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Iran loses its top missile expert in explosions sparked by failed bid to fit nuclear warhead on Shahab-3

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Iran loses its top missile expert in explosions sparked by failed bid to fit nuclear warhead on Shahab-3

Iran loses its top missile expert in explosions sparked by failed bid to fit nuclear warhead on Shahab-3
 

DEBKAfile Special Report November 12, 2011, 9:53 PM (GMT+02:00)

ShahryarBlast12.11.11.jpg
No ordinary blast at Shahryar IRGC base

Brig. Hassan Moghadam, head of Revolutionary Guards (IRGC) missile development and sections of its nuclear program, was killed in one of the two consecutive explosions that hit two IRGC bases 46 kilometers west of Tehran Saturday, Nov. 12. The official fatality figure is 32. Fourteen hours after explosions blasts could still be heard and fires raged. debkafile's exclusive sources report the bases are located in Malard, a town in the Shahryar district. The Moadarres facility was the first to be hit, while the second and bigger blast occurred at Amir-al-Mo'menin.

Their force was such that the Iranian Red Crescent rushed 45 ambulances to the two facilities plus 23 buses converted to first-aid vehicles and a helicopter to evacuate the critically injured.

However, only six rescue workers were given access to the Moadarres base and none were permitted to enter to enter Amir-al-Mo'menin because of the facility's sensitivity.

Fourteen hours after the explosions, the blasts continued and fires raged. Surrounding streets were closed and reporters kept away from the scene.

Our sources report increasing evidence that the first explosion was caused by a failed effort to mount a nuclear warhead on a Shahab-3 intermediate-range missile.

It was powerful enough to shatter windows and damage shops in Tehran. People gathering on street corners wondered if Israel had attacked Iran's nuclear sites or destroyed Revolutionary Guards missile bases. They recalled Supreme Ruler Ayatollah Ali Khamenei's threat Thursday, Nov. 10 to take the war to the streets of Tel Aviv if Tehran was attacked.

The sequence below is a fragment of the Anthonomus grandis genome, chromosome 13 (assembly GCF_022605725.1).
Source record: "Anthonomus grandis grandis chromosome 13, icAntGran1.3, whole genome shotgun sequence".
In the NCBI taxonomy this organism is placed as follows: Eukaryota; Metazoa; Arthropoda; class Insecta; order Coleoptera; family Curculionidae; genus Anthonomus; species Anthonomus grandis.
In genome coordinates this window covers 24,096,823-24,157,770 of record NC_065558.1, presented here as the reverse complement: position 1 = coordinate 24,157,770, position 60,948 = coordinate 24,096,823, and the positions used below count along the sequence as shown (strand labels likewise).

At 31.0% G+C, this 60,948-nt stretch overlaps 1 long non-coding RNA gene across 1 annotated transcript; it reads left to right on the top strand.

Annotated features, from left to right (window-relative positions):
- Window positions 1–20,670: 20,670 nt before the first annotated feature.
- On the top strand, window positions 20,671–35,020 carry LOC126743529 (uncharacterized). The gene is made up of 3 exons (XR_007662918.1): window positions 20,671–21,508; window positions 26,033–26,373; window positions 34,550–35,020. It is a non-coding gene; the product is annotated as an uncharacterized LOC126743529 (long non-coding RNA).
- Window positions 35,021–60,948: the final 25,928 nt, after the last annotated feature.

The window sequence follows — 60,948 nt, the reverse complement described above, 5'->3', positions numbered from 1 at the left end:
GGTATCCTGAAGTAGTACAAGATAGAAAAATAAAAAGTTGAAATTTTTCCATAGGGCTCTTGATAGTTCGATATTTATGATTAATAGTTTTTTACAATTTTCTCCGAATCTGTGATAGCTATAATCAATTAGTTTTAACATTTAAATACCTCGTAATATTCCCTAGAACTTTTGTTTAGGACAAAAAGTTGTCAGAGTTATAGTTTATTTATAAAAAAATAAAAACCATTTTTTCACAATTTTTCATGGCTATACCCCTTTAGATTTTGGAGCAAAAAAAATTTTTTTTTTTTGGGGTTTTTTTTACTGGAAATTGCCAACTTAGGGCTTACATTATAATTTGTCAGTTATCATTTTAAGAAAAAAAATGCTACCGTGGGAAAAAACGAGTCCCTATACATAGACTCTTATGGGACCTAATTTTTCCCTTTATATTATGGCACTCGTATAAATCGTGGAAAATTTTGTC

IRGC spokesman, Brig. Ramedan Sharif, sharply denied what he said was speculation that the military base was linked to Iran's nuclear program. "This blast is not related to any nuclear tests," he said in response to widespread rumors. He insisted the explosion had occurred at an ammo store which was part of the Guards' "self-sufficiency" system, a term they apply to their munitions plants and the factories manufacturing missile components.

The Iranian authorities, after raising the fatality figure to 32, withheld information on the injured, most of which where transferred to IRGC rather than civilian hospitals. Some may have been foreign engineers or scientists whose presence Tehran is anxious to conceal.

The Emergency Council which deals with extraordinary happenings liable to affect the regime's stability met in emergency session Saturday night.

Earlier Saturday, debkafile reported on the two huge explosions at two separate military bases west of Tehran killing dozens of Iranian Revolutionary Guards (IRGC), wounding many more and trapping an unknown number under rubble.

In Tehran, 40 kilometers away, windows were shattered and damage caused vehicles and shops. The blasts were heard in Tehran's center.

debkafile's military and Iranian sources report that the explosions may have been part of a series carried out by Iranian dissident groups last month.

The suspicion of sabotage was strengthened by the occurrence Friday of a big fire at a Tehran warehouse used according to our sources by the IRGC for crowd dispersal gear.
The ammo base blown up Saturday in the town of Malard in Shahryar district contained large quantities of rubber bullets, tear gas and other ordnance. A short time later, the second explosion hit a light arms depot at a military camp of Bidganeh several kilometers away. That both were accidents is hardly credible.
The two blasts were confirmed by the Iranian lawmaker Hossein Garussi without further details.

Tehran recently broke up an armed dissident group called Oghab. Three members were executed and the others were allowed to flee the country. An organization of that name operates in the United States, but its leader denied involvement in any sabotage operations inside Iran.

Edited by admin on 11/08/2014 - 06:03

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